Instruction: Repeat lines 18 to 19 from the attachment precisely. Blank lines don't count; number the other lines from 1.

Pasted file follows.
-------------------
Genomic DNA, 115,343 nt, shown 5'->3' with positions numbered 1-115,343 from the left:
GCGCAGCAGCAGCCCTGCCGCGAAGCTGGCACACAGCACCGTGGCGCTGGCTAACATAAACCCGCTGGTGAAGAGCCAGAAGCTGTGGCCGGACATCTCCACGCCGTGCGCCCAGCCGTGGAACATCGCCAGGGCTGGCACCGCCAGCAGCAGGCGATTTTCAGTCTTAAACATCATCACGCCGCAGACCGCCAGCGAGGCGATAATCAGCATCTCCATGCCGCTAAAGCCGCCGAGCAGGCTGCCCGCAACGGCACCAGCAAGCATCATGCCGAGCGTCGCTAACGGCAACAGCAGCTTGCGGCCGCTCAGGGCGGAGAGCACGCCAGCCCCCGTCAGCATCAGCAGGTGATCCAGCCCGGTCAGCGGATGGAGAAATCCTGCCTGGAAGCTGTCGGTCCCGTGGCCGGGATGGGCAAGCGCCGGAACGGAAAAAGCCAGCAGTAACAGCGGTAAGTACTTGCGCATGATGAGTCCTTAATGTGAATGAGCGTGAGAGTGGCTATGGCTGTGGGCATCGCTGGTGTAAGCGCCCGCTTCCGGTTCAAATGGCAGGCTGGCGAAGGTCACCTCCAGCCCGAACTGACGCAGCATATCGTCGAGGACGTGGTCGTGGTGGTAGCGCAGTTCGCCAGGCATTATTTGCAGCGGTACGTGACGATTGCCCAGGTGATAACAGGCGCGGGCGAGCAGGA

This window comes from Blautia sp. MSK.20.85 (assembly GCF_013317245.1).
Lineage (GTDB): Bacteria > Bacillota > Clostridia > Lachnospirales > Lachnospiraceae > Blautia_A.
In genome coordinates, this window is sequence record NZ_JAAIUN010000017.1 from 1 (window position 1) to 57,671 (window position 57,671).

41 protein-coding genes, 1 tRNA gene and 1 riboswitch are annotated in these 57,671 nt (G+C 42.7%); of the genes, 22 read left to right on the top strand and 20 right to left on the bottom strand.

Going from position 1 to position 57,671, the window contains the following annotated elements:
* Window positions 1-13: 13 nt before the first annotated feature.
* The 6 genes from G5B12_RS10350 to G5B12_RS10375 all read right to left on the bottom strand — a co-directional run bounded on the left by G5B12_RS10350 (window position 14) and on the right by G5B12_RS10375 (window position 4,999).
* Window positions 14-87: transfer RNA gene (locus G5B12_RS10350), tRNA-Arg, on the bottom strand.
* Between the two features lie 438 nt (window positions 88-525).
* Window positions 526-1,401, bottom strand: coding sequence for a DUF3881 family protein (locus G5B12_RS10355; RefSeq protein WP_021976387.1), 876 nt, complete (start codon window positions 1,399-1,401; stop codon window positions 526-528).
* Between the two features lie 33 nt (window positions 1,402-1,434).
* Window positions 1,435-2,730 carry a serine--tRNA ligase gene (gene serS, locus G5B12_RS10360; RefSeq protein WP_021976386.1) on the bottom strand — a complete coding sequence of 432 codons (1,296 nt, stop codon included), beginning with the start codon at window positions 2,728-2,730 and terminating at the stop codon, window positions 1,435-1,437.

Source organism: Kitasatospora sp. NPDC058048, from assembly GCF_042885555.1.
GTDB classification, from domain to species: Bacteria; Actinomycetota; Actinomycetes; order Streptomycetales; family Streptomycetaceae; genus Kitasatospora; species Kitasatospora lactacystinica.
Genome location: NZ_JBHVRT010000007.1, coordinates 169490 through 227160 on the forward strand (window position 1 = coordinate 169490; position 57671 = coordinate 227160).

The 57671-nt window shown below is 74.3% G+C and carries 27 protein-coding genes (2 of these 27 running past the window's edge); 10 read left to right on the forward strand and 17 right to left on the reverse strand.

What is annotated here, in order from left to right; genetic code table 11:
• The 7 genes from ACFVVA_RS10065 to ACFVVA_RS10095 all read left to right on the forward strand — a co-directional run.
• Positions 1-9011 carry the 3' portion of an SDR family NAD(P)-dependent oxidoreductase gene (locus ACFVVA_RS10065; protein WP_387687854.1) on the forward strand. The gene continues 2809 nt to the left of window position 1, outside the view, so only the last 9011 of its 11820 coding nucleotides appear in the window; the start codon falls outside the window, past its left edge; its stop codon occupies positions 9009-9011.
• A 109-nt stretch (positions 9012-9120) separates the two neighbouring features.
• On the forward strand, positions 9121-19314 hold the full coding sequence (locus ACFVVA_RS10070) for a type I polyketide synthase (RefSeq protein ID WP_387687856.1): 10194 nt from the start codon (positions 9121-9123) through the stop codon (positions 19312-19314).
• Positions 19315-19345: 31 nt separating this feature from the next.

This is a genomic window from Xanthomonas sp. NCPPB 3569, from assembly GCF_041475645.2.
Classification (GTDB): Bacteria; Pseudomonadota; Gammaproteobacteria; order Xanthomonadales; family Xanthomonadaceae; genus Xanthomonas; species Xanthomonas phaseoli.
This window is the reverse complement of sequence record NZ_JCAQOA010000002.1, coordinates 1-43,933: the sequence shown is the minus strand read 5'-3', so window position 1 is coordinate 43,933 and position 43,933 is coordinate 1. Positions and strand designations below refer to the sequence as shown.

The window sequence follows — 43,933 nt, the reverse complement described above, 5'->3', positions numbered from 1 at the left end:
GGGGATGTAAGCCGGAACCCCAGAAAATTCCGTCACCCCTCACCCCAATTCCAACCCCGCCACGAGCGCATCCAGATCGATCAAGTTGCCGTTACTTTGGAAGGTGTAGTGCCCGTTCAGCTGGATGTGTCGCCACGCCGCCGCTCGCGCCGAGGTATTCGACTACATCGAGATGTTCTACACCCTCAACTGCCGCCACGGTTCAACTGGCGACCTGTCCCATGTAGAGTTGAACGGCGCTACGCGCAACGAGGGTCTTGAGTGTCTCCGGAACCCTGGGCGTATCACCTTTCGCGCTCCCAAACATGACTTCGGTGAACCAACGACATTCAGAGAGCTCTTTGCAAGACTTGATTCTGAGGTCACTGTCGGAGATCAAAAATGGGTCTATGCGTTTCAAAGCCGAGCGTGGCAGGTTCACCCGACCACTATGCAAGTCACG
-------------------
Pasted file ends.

The 57671-nt window shown below is 74.3% G+C and carries 27 protein-coding genes (2 of these 27 running past the window's edge); 10 read left to right on the forward strand and 17 right to left on the reverse strand.

What is annotated here, in order from left to right; genetic code table 11: